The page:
Physiological Genomics Condensed notes from class, including extras from slides and mentioned in class!
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1. Genetic Control of Cell Physiology
Cellular Physiology: Trying to understand how cells function
Mammals have hundreds of different cell types, each with unique biological roles and specialized properties. These
differences (shape, size, function) have to be taken into account when studying cell function.
Most of the neurons in the brain no longer proliferate.
Two main processes required for a mature, healthy organism
Cell multiplication =
Cell specialization =
For each cell doubling this information must be duplicated in the
process of DNA-replication
- Replication coupled to cell division through cell cycle
- Replication occurs in S phase (synthesis)
- Cell division, including equal distribution of DNA into
the two daughter cells, occurs in the M Phase (mitosis)
- M and S phases separated by two Gap phases, G1 (cell
decides what to do next; proliferate/differentiate, die, or not do anything) and G2 (prepares for mitosis)
- Nothing much goes on in G phases…G2 shorter than G1…most decisions make in G1, but G2 can make
emergency decisions too
Genes are individual units of DNA that encode functional
molecules such as proteins and certain RNAs
- Information stored as DNA is transcribed into RNA, and
messenger RNA (mRNA) is translated into proteins
- Functional information: DNA info directly controls
function of its gene products, cells and organism
- DNA replication and mitosis ensure that all cells within an
individual organism have identical genetic material (e.g.
nucleotide sequence), with minor exceptions
Variety in cell types (appearance and function) achieved
- Cell types defined by pattern of functional molecules (mostly proteins) in the cells
- Example: muscle cells contain many contractile proteins, neuronal cells synthesize specific receptors and
neurotransmitters, and intestinal cells secrete specific digestive enzymes.
- All cells of a multicellular organism have the same genetic information, but only a subset of material is active
when certain genes are expressed in a given cell.
- As cells specialize during development, pattern of gene expression becomes more specialized and restricted.
Information types in DNA:
- Functional info: coding sequence; determines structure/function of gene products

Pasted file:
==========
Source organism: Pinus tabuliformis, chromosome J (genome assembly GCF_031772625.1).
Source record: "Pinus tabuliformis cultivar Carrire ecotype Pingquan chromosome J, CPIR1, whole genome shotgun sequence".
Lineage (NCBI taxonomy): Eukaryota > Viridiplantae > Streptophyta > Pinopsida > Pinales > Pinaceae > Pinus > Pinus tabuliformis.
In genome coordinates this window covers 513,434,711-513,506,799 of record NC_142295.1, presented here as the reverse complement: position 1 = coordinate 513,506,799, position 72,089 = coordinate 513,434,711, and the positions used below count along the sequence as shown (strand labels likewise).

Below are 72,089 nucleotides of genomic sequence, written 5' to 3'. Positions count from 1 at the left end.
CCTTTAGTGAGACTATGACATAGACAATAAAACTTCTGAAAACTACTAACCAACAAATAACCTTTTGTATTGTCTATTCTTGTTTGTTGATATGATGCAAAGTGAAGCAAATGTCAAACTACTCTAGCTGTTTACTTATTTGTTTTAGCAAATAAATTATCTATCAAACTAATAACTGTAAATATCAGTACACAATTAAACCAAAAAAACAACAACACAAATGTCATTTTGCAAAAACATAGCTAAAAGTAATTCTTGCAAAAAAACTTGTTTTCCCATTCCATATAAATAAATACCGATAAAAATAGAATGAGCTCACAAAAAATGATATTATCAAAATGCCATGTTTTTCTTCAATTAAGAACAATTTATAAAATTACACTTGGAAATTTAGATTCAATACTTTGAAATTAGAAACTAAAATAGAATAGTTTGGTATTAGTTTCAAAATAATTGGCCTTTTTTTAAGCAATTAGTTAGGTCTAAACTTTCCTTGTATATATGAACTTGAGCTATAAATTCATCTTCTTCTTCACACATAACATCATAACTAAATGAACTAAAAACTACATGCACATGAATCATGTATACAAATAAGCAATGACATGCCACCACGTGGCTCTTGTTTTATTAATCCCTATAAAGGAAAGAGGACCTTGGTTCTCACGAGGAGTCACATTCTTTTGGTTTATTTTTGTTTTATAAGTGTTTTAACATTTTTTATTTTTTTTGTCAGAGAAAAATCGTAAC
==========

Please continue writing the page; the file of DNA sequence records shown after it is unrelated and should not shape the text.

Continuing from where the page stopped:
- Regulatory info: controls when/where gene expressed (additional regulatory info packaged in DNA)
- This info is very conserved within a species; all humans have a very similar nucleotide sequence.
Specialization achieved at a molecular level through regulatory information
- Much of the info on which genes are active in a given context is contained in the DNA sequence
- Sequences regulate when and where a gene is switched on or off, in response to external stimuli the level of
gene expression changes, etc.
Three-Dimensional Structure of DNA: Chromatin and Nucleosomes
- Nucleosome: DNA wrapped around histone octamer
- DNA Folding:
o Euchromatin – relaxed
o Heterochromatin – highly folded
- Inverse relationship between gene expression and folding and methylation of DNA
2. The Human Genome
Genetic Factors Control:
- Development of physiological systems (tissue architecture, morphology)
- Functional properties (e.g. which receptors of channels are expressed and active in a particular cell)
Genetic Factors Contribute to most Diseases
- Germ line mutations directly give rise to diseases (cystic fibrosis)
- Genetic variances (polymorphisms) contribute to the risk for common diseases (e.g. diabetes, cardiovascular
diseases, Alzheimer’s disease, arthritis)
- Somatic mutations responsible for most cancers
- Genetic factors control our response to exogenous substances such as drugs
o Some drugs work only in patients with a certain genetic makeup
o Other drugs have severe side effects in people with specific genotypes